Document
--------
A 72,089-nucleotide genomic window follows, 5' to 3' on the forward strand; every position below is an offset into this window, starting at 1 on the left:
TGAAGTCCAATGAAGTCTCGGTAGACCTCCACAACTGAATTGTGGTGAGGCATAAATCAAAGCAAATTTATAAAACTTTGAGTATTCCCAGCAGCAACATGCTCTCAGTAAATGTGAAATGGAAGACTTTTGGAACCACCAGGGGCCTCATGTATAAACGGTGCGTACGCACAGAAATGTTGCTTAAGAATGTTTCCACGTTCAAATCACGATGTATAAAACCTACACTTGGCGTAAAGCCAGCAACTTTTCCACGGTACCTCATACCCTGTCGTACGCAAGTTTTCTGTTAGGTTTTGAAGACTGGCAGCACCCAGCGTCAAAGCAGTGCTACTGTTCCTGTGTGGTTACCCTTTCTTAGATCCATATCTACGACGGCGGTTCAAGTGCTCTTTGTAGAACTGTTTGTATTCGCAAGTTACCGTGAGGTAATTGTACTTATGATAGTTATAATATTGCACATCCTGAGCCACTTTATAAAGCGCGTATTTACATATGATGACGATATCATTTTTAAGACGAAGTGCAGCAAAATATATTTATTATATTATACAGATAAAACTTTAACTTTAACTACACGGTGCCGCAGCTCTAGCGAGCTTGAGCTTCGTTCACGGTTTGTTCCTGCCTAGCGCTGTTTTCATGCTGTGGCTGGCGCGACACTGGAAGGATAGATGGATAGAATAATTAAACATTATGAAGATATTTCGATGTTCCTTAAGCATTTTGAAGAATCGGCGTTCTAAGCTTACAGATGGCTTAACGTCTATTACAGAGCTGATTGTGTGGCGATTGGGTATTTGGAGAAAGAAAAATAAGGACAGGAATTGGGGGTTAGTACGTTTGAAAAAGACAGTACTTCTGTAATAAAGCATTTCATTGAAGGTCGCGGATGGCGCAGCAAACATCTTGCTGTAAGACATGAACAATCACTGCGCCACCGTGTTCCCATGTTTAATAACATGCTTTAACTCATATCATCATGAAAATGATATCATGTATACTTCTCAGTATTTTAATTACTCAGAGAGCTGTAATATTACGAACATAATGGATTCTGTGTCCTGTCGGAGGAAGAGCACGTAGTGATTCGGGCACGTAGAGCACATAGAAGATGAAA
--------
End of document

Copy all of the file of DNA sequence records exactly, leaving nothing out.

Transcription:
A 72,089-nucleotide genomic window follows, 5' to 3' on the forward strand; every position below is an offset into this window, starting at 1 on the left:
TGAAGTCCAATGAAGTCTCGGTAGACCTCCACAACTGAATTGTGGTGAGGCATAAATCAAAGCAAATTTATAAAACTTTGAGTATTCCCAGCAGCAACATGCTCTCAGTAAATGTGAAATGGAAGACTTTTGGAACCACCAGGGGCCTCATGTATAAACGGTGCGTACGCACAGAAATGTTGCTTAAGAATGTTTCCACGTTCAAATCACGATGTATAAAACCTACACTTGGCGTAAAGCCAGCAACTTTTCCACGGTACCTCATACCCTGTCGTACGCAAGTTTTCTGTTAGGTTTTGAAGACTGGCAGCACCCAGCGTCAAAGCAGTGCTACTGTTCCTGTGTGGTTACCCTTTCTTAGATCCATATCTACGACGGCGGTTCAAGTGCTCTTTGTAGAACTGTTTGTATTCGCAAGTTACCGTGAGGTAATTGTACTTATGATAGTTATAATATTGCACATCCTGAGCCACTTTATAAAGCGCGTATTTACATATGATGACGATATCATTTTTAAGACGAAGTGCAGCAAAATATATTTATTATATTATACAGATAAAACTTTAACTTTAACTACACGGTGCCGCAGCTCTAGCGAGCTTGAGCTTCGTTCACGGTTTGTTCCTGCCTAGCGCTGTTTTCATGCTGTGGCTGGCGCGACACTGGAAGGATAGATGGATAGAATAATTAAACATTATGAAGATATTTCGATGTTCCTTAAGCATTTTGAAGAATCGGCGTTCTAAGCTTACAGATGGCTTAACGTCTATTACAGAGCTGATTGTGTGGCGATTGGGTATTTGGAGAAAGAAAAATAAGGACAGGAATTGGGGGTTAGTACGTTTGAAAAAGACAGTACTTCTGTAATAAAGCATTTCATTGAAGGTCGCGGATGGCGCAGCAAACATCTTGCTGTAAGACATGAACAATCACTGCGCCACCGTGTTCCCATGTTTAATAACATGCTTTAACTCATATCATCATGAAAATGATATCATGTATACTTCTCAGTATTTTAATTACTCAGAGAGCTGTAATATTACGAACATAATGGATTCTGTGTCCTGTCGGAGGAAGAGCACGTAGTGATTCGGGCACGTAGAGCACATAGAAGATGAAA